Congratulations to Laura J., a Columbia Public Library patron, for winning our second Adult Summer Reading prize drawing. She is the recipient of a $25 Barnes & Noble gift card.
All it takes to be entered into our weekly drawings is to sign up for Adult Summer Reading. You can do this at any of our branch locations or Bookmobile stops or register online. Also, don’t forget that submitting book reviews increases your chances of winning. There are plenty of chances left to win this summer, so keep those reviews coming.
As much as I adore Gaiman’s work, I just am not as thoroughly a fan of short stories (and generally even less of poetry). It feels like short fiction too often relies on cleverness as opposed to genuine moving prose to make its mark. With all that said, I still enjoyed reading these 300 pages. My favorite tale was definitely the aged Sherlock piece. I could happily read a novel in that world. In fact I could happily read a novel of just about any of these stories should they be expanded. And…I think I might like them more if they were allowed the room to breathe. The Doctor Who story was quirky and the Shadow tale was mildly gripping. I just inevitably find myself wanting more.
Three words that describe this book: fantastical, abbreviated, varied
You might want to pick this book up if: you’re a fan of Neil Gaiman. His style is distinct and is on full display here.
There is always a story behind every piece of music. Sometimes those stories are featured prominently, but other quieter stories can exist behind the music as well. Check out these docs that focus on the musicians who’ve worked hard in the background with little recognition.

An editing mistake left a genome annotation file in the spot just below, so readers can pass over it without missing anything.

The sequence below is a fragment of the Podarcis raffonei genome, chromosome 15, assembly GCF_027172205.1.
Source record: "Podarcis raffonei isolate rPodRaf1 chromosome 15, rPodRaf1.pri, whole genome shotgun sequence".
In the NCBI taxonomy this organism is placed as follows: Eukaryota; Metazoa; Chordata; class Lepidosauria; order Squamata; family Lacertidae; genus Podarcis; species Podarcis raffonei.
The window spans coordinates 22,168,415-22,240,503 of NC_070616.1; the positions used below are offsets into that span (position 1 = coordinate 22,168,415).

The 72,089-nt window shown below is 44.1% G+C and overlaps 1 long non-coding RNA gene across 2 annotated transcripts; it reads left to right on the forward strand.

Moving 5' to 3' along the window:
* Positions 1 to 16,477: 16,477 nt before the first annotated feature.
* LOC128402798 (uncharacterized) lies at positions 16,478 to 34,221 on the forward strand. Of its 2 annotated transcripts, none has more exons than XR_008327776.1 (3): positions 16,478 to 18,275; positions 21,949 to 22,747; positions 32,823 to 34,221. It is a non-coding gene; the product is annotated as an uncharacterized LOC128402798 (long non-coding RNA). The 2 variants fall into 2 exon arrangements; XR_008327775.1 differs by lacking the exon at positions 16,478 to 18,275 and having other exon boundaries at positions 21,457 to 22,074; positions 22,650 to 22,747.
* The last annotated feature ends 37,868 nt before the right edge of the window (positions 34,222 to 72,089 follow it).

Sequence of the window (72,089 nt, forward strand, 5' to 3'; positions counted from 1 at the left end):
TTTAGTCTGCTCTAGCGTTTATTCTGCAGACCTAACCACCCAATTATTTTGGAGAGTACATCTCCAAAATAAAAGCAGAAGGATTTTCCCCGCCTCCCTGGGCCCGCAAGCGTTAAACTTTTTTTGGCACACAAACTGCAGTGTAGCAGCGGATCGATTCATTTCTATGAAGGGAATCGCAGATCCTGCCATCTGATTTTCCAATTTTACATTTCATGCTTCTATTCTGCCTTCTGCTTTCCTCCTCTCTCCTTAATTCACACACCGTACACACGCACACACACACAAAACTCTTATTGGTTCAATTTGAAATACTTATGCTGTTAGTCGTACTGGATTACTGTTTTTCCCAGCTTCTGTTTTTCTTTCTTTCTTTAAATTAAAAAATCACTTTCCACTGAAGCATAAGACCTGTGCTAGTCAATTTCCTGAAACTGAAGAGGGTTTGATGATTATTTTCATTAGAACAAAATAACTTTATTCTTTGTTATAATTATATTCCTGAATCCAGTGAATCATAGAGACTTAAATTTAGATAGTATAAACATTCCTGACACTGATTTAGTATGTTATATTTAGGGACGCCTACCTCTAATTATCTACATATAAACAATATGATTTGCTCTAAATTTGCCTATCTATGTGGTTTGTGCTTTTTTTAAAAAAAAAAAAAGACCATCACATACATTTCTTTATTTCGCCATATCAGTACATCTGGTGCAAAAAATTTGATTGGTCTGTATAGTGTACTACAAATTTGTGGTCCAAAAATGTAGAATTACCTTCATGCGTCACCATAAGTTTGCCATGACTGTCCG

“20 Feet From Stardom” (2013)
They are the voices behind the greatest rock, pop and R&B hits of all time, but no one knows their names. Now, in this award-winning documentary, director Morgan Neville shines the spotlight on the untold stories of such legendary background singers as Darlene Love, Merry Clayton, Lisa Fischer and more.
“The Girls in the Band” (2014)
This film tells the poignant, untold stories of female jazz and big band instrumentalists from the late 1930s to the present day. The challenges faced by these talented women provide a glimpse into decades of racism and sexism in America.
Editor’s note: The following review is by a library patron and contributed as part of this year’s Adult Summer Reading program. Want to submit reviews of your own? Sign up and get started today!
“Star Island” is about the underbelly of showbiz, the paparazzo and big money land investments that contribute to destroying the natural environment of Florida, to speak in general terms. Hiaasen’s hero who appears in many of his books (Skink or Captain or former Governor of Florida – showing himself in his normal ragged, dirty trench coat, braided beard, bald head), tries to right the wrongs of society as well as continue with his mission of saving the Everglades and Florida’s natural habitat. The twisted, intriguing story is based around a young singer who can’t carry a tune and her exciting life as an addict in habitual need of upscale recovery centers. I liked the intricate weavings of the various characters’ lives and the extensive epilogue at the end.
Three words that describe this book: Celebrities, intricate, energy